I dry fire far, far more than live fire, probably 5:1, but this year, I’m probably shooting my match rifle only 1/5 or so of my live fire.

    But doing it “at speed,” is critical.

    Saturday night, as an example, I lost a bit of time on a stage - start standing, go prone, and send one shot on each of 5 targets from 680 to 1088, then jump back to 625 and one shot each on a TYL Rack (test your limits, meaning targets get smaller and smaller). I lost time on the first 5 shots on the troop portion and my RO called “20 seconds,” as I was transitioning to the TYL rack. 5 shots in 20 seconds at 625 yards in the dark, with a 6-8mph wind call, on 5 targets shrinking from 12” to 4”. The RO said I had 6 seconds left when I fired my last shot. I held an 8mph wind call on my first shot, which hit towards the wind side, did the same on the 2nd target, so I knew I was holding too much wind, shrank down to a 6mph wind call, sent the 3rd, hit just left of center (wind side), so I knew I still had a little too much wind. I only held 4mph for the last, smallest target. I would have missed on the wind side if I wouldn’t have noticed how the targets were swinging and changed my wind hold - and I would have timed out if I didn’t notice and adjust quickly.

    It was fast, but it didn’t feel fast because I practice shooting fast a lot.
     
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  19. taliv

    taliv Moderator

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    i think how you do that last part mentally is pretty critical. lots of people do it lots of different ways. for me, the math goes right out the window. i just take a mental image of where the crosshair was when i pulled the trigger and where the bullet landed, and then hold that on the next, one making an adjustment. i mean, i could describe it in mph or mils, but i'm thinking in images. if i have time in the stage, i try to convert back to mph or mils. the danger of doing it that way is you can't do it based on target size, cause the target keeps getting smaller. if it were just a normal plate rack, or row of ipsc targets, it's usually quickest to make an adjustment in terms of the target, instead of measuring with the reticle, but when the target size changes, oops
     
  20. z7

    z7 Member

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    One great activity for fire forming brass is barricade work, take a step ladder and work the various steps

    Helps to reinforce the dry firing you are doing, assuming you can magazine feed the rounds as you fireform
     
  21. Walkalong

    Walkalong Moderator

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    I did that at the first match, just gut feel/see the space and hold, the worst I did was the mover trying to pull the trigger at a mil and a half instead of just seeing space. Never put any wind in Strelok. That said, the wind wasn't challenging for most of the day.
     
  22. Varminterror

    Varminterror Member

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    This, again. Exactly. For the sake of describing in the thread, I mentioned my mph calls, but I’m not thinking about that math on the clock.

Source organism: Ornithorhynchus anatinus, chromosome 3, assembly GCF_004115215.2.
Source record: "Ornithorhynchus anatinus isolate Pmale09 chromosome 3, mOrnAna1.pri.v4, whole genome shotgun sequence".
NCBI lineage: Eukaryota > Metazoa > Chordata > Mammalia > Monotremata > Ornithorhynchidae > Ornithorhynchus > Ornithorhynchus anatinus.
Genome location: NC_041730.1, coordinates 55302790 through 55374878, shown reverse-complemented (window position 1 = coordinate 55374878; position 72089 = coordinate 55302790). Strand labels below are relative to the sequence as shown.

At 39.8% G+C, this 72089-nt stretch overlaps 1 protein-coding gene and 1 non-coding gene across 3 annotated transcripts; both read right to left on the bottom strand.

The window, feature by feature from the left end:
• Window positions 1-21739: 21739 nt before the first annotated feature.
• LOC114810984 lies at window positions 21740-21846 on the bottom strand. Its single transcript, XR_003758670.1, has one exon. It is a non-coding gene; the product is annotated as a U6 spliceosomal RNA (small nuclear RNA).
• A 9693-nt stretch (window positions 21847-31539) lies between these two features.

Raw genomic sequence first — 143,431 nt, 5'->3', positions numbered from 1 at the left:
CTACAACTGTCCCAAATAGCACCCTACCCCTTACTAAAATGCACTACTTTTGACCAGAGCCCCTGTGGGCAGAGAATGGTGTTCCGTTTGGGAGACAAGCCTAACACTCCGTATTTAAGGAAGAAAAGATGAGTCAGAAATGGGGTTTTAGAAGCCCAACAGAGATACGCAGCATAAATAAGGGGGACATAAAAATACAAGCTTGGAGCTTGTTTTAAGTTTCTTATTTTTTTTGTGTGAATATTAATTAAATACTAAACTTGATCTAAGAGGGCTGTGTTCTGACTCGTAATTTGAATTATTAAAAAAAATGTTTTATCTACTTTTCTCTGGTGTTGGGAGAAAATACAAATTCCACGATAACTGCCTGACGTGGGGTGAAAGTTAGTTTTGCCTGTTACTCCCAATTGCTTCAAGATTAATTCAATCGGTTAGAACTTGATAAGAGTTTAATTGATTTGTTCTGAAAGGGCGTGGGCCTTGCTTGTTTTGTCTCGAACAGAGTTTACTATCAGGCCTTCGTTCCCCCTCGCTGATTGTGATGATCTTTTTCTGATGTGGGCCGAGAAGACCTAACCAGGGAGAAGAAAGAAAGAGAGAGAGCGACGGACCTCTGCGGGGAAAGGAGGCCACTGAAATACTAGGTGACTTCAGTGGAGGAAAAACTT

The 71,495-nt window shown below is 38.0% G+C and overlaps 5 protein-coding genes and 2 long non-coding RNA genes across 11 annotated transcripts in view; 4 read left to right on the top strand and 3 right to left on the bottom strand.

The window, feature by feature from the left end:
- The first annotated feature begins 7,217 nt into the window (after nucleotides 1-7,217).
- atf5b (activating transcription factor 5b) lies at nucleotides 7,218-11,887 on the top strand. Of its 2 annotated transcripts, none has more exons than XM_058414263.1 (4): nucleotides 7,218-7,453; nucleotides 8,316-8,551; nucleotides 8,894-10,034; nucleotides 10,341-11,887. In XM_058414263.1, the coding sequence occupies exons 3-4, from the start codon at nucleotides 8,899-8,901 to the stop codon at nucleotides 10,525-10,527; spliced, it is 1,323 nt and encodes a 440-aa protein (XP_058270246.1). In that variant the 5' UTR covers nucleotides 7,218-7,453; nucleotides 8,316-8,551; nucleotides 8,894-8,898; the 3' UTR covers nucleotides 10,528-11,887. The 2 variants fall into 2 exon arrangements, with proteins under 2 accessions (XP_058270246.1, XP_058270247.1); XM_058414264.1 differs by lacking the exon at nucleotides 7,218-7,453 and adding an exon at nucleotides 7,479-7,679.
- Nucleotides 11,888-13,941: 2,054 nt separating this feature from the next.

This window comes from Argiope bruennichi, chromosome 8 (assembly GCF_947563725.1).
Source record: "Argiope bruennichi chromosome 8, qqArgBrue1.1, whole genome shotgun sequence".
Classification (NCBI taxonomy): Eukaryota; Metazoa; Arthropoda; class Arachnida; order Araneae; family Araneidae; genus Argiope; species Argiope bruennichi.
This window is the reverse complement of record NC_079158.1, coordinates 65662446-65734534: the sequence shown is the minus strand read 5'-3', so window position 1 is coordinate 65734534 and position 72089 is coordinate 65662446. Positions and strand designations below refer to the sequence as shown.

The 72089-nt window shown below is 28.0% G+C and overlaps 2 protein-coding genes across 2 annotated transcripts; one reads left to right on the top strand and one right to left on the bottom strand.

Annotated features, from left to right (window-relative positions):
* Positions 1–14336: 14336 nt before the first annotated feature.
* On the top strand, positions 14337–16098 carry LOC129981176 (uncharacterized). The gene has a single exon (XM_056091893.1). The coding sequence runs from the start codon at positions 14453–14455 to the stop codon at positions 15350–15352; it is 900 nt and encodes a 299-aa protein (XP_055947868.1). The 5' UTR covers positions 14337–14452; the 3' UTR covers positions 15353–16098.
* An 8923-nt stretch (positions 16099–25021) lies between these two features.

I prepare mentally in advance with the math, meaning I think about the target width versus my wind bracket width, but on the clock, it’s “too much,” or “too little,” “a bit more,” or “a bit less.” If I see a target swing violently from an edge strike, I know to move toward center 1/3 of the target (not half), by adding or removing some wind hold.

    Similarly, AFTER the stage, I think about the math again. I know my wind call going in, and the corresponding miles of hold, so I write that down. Then after, I confirm or correct. For that stage, I wrote, “held 8mph, .7mil on 1st 2 TYL, hit wind edge, cut to 6mph, still hit wind side favor on 3rd, cut to 4mph for small.”

    So then I think after the stage why my wind call was wrong. Did the direction change? Wind speed? Did I read a wind cue on the field incorrectly (it was dark, so there weren’t any)? Did a landform make the wind at our position read higher than the field?

    For that stage, we were ridgelined, shooting over a valley, with the wind coming from 11 o’clock. The direction was shifting a bit, 10:30-11:30, and the wind was 6-8 with obvious, intermittent gusts 12-15mph (full value equivalent, I only measure my effective wind, never raw wind value). I knew the first 5 targets were big, so I didn’t give up my group size from the wind edge of the plate; figure raw group is ~.2mil at 625 prone. I held .3-.4 off of the wind edge, which meant I had a full mil of “not enough wind hold” to catch my bullet, way wider than my wind bracket. But I knew I wasn’t holding so much that I would slip off of the wind side if the wind totally dropped to zero. So I take that with me to the next match - I made a bad wind call because I measured on a ridgeline for protected targets on the upwind side of a valley - next time, I’ll be less generous with the wind.

    I think about all of that at practice and before the stage, and I write down whether I was right or wrong after the stage. But on the clock, I ONLY think “too little,” or “too much,” or “a bit less,” or “a lot more,” and make corrections more by the response I see in the field. We can measure it on the reticle, so no sense in thinking about it - just move “that much,” and send the next one.
     
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  23. Walkalong

    Walkalong Moderator

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    Sam, myself, and a fellow from work are going to shoot at a one day match in Blakeley Georgia tomorrow. It's their season finale.

    I am seated off the lands this time and my primers are .006/.0065 below flush. Sam will be shooting the last of the factory 6MM Creedmoor ammo.

    The Arena
     
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  24. Walkalong

    Walkalong Moderator

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    On a reloading note, in my first batch of 100 fire formed cases I was getting about 1 in 10 rounds with poor run-out when loading them. I felt like it was because I had them jammed too hard when fire forming. That was confirmed this time, as I was not jammed as hard since I had tested for exactly where the lands were, and I was rewarded with all straight rounds. *Little happy dance* (You know, like Snoopy)
     

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  25. taliv

    taliv Moderator

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    i need a much better tool to measure runout.